First we are reduced to the tiniest possible thing that we can be, and then we are told to love ourselves anyway.

You don’t look like a supermodel, you don’t have the latest gadgets and the best clothes, you don’t have the perfect relationship, you don’t have a successful career, you can’t do a headstand on the edge of a cliff, you don’t have a million followers on Instagram and you don’t effortlessly travel the world, but please love yourself more!

Get that massage, splurge on that vacation you cannot afford, buy that outfit, go on that exotic retreat! We were trapped, so that we can now spend a lot of time and money trying to escape.

So how do we untangle ourselves from this predicament? How do we stop measuring up to impossible standards, comparing ourselves to others, trying to escape our reality? How do we truly love ourselves regardless of what society wants us to be, regardless of the roles society prescribed for us?

As someone who has struggled with self-love her entire life, I finally came to the realization that three things need to happen before we can even begin to love ourselves and consequently bring in more love all around us.

  1. Self-awareness. Know who you truly are. Go on a treasure hunt within. Find what makes you sparkle and what turns you off, know your strengths and your weaknesses. This is a lifetime process, but the more aware you are the more you can make choices aligned with your essence and therefore reduce the duality and the separation between your truest, most authentic self and how you show up in the world.
  1. Self-acceptance. Whether we were loved and supported growing up, or we were hurt and let down, whether we were told No too many times or left to fend for ourselves, we need to come to terms with our past, our story, and not only accept it but embrace it. Embrace all the moments that led you to this present one. It was all necessary for your growth, for your development, for your blossoming. Living in a victim mode only robs you of the possibilities of the present moment, let it go.
  1. Self-allowance. Give yourself permission to be who you are. Turn that No into a Yes. Explore what lights you up and do more of it. Acknowledge your flaws and allow them, rip the judgment out of the equation. There is only light because there’s darkness. Your dark side is necessary and needs to be acknowledged and allowed. There is no assigned value attached to your being, you are allowed to be yourself and cannot be compared to anyone else. You are magnificent in all of your expressions, you are a human manifestation of the Divine. Perfection is not of this world, but you, on the other end, are, and your mistakes are what create growth and change.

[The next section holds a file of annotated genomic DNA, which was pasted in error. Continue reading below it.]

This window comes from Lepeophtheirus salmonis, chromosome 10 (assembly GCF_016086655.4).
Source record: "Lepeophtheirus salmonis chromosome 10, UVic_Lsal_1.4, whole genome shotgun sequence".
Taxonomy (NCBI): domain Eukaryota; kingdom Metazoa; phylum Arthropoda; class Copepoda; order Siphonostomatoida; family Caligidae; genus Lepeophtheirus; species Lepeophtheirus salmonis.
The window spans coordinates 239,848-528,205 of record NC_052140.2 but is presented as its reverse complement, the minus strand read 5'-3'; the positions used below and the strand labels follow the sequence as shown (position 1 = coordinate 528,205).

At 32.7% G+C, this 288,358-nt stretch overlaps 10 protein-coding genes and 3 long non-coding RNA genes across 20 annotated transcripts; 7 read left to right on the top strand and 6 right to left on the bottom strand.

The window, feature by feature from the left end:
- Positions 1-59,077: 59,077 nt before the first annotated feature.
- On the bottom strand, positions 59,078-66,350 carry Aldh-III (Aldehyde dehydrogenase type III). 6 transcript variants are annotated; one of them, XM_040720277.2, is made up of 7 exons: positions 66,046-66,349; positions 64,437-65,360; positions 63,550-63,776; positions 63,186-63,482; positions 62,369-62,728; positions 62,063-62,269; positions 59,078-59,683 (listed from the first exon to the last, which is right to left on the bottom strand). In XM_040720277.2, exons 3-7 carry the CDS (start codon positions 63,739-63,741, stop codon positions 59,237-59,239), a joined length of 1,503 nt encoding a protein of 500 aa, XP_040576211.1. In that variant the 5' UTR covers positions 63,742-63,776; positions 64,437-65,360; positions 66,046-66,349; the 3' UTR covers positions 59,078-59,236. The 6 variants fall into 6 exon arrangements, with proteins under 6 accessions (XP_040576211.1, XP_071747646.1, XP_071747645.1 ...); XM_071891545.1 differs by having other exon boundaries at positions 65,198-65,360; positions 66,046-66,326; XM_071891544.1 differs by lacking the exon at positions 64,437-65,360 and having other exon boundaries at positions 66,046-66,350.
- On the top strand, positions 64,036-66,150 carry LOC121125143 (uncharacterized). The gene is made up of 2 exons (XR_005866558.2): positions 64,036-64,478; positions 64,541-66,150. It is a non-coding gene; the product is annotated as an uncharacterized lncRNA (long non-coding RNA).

We must understand that we cannot love someone we don’t know very well, someone we don’t fully accept and someone we judge.

Once we are in touch with all of us and with our very essence, we are empowered with self-knowledge and self-confidence, and that translates to making decisions that come out of love not fear. We will then not want things because we are lacking something or because we wish to be someone else, but simply to align with and enrich who we already are.

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Vita Semeraro is a holistic health coach, a yoga teacher, a feng shui consultant, and a writer. She likes to share her findings in her never-ending journey to self-healing, self-love and self-actualization with the intent to inform and empower others. She takes a holistic approach to wellness and health that embraces the mind, the body and the spirit. Vita believes that cultivating self-love is the premise to living a healthy and fulfilling life. She encourages self-love as a radical daily practice expressed by the thoughts we think, the food we eat, the spaces we occupy, and by cultivating a spiritual and mystical life. She recently founded Lotus Bee Om, where she plans to offer healing to our inner and outer spaces by bringing harmony to the body and the home through yin yoga, reiki and feng shui. You could contact Vita via Instagram.